Art/ Collection/ Art Object
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武蔵野図屏風
The Plains of Musashi

Period:
Edo period (1615–1868)
Date:
17th century
Culture:
Japan
Medium:
Six-panel folding screen; ink, color, gold, silver, and gold leaf on paper

Dimensions:
Image: 60 1/16 x 140 in. (152.6 x 355.6 cm)
Classification:
Screens
Credit Line:
Purchase, Mary Livingston Griggs and Marry Griggs Burke Foundation Gift, 1967
Accession Number:
67.235
Not on view
A full moon, once silver but now blackened by age, appears on an unobstructed horizon between a background of golden clouds and a foreground frieze of grasses and autumnal wildflowers: yellow maidenflower, blue and white Chinese bellflower, purple agrimony, and wild chrysanthemum. A queue of descending geese (perhaps a later addition) at upper right conveys the vastness of the grassy plain. These pictorial motifs are associated with the once-wild plain of Musashi, now a densely populated area of North Tokyo. Since the tenth century, Musashi has usually been associated with autumn. The tradition underlying this image began in a poem by Minamoto no Michikata (1189–1238):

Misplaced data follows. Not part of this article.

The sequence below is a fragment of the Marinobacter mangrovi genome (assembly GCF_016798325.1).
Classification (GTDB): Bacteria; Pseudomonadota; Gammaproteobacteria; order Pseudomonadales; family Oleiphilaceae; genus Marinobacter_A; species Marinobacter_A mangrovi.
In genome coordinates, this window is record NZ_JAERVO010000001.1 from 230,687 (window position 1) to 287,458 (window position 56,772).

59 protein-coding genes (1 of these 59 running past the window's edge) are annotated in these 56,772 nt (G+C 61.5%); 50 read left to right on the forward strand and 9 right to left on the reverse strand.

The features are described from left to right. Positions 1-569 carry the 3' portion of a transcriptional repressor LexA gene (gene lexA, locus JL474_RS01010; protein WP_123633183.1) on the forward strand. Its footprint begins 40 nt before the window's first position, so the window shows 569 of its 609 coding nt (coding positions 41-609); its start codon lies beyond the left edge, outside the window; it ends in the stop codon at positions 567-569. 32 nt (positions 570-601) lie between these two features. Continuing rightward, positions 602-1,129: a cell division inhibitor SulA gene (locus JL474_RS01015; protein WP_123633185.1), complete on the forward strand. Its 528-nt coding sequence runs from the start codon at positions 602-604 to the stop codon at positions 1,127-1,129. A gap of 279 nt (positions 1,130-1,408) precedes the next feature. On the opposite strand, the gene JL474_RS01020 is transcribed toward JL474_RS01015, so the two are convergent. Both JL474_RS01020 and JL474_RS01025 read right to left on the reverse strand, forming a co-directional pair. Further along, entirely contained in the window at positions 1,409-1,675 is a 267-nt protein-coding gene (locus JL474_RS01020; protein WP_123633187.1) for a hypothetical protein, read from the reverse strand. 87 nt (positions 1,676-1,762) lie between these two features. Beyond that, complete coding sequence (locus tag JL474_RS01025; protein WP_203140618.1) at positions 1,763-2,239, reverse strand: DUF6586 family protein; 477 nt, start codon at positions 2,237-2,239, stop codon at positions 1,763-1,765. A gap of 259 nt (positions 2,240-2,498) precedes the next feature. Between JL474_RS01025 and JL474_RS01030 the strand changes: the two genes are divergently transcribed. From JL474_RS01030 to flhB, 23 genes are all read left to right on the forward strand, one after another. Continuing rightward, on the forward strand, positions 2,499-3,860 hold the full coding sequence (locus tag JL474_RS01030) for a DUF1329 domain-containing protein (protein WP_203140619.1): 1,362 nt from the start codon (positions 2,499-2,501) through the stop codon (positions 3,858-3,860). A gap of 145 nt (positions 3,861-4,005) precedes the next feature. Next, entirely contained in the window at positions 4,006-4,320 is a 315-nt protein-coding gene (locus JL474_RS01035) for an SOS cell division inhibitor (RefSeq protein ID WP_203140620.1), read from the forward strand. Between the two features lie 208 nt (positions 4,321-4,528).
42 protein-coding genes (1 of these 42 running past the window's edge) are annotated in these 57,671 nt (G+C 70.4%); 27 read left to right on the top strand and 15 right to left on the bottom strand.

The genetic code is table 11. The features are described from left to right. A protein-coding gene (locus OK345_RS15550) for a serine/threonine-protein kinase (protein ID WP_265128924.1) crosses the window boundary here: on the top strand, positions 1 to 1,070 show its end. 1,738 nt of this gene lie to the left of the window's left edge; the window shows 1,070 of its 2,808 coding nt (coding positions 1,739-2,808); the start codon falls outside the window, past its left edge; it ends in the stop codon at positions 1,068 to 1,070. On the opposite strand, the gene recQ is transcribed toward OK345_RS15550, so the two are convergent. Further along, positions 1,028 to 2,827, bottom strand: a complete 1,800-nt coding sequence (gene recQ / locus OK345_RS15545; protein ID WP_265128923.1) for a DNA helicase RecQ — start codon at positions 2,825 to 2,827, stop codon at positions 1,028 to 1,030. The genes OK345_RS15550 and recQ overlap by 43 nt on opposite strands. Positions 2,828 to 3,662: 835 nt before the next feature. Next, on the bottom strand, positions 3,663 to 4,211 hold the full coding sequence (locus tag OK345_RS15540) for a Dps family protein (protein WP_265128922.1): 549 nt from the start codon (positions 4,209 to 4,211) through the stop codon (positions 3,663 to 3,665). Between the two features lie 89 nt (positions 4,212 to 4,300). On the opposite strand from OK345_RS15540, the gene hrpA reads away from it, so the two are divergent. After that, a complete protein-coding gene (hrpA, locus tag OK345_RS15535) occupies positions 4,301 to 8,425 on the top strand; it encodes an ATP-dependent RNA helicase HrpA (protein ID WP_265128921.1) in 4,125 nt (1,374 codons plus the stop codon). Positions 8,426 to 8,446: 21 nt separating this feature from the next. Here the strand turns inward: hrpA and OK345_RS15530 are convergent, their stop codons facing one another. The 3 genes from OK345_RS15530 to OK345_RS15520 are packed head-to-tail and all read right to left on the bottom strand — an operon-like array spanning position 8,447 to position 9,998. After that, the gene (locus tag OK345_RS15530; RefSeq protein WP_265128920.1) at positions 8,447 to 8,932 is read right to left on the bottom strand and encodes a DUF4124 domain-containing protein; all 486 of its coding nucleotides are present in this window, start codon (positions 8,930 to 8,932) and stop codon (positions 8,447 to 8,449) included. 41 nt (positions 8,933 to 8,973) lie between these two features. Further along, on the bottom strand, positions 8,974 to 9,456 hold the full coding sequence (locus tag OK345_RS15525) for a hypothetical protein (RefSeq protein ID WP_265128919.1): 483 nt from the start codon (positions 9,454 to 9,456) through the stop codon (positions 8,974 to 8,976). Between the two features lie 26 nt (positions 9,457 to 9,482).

Musashino wa
tsuki no irubeki
mine mo nashi
obana ga sue ni
kakaru shirakumo

The plains of Musashi
have no mountain peaks
into which the moon can slip,
as white clouds enshroud
spears of plume grasses.
—Trans. John T. Carpenter
Inscription: Musashino wa
tsuki no irubeki
mine mo nashi
kusa yori idete
kusa ni koso ire

On the Musashi plain
there is no peak
for the moon to enter,
from grasses it rises
and into grasses it sets.

Translation from Kren Brock, Autumn Grasses and Water: Motifs in Japanese Art (New York: Japan Society, 1983)
New York. The Metropolitan Museum of Art. "Seasonal Pleasures in Japanese Art (Part One)," October 12, 1995–April 28, 1996.

New York. The Metropolitan Museum of Art. "The Resonant Image: Tradition in Japanese Art (Part One)," 1997–98.

New York. The Metropolitan Museum of Art. "Art in Early Japan," 1999–2000.

New York. The Metropolitan Museum of Art. "A Sensitivity to the Seasons: Autumn and Winter," June 22, 2006–September 10, 2006.

New York. The Metropolitan Museum of Art. "A Sensitivity to the Seasons: Summer and Autumn in Japanese Art," June 24, 2011–October 23, 2011.

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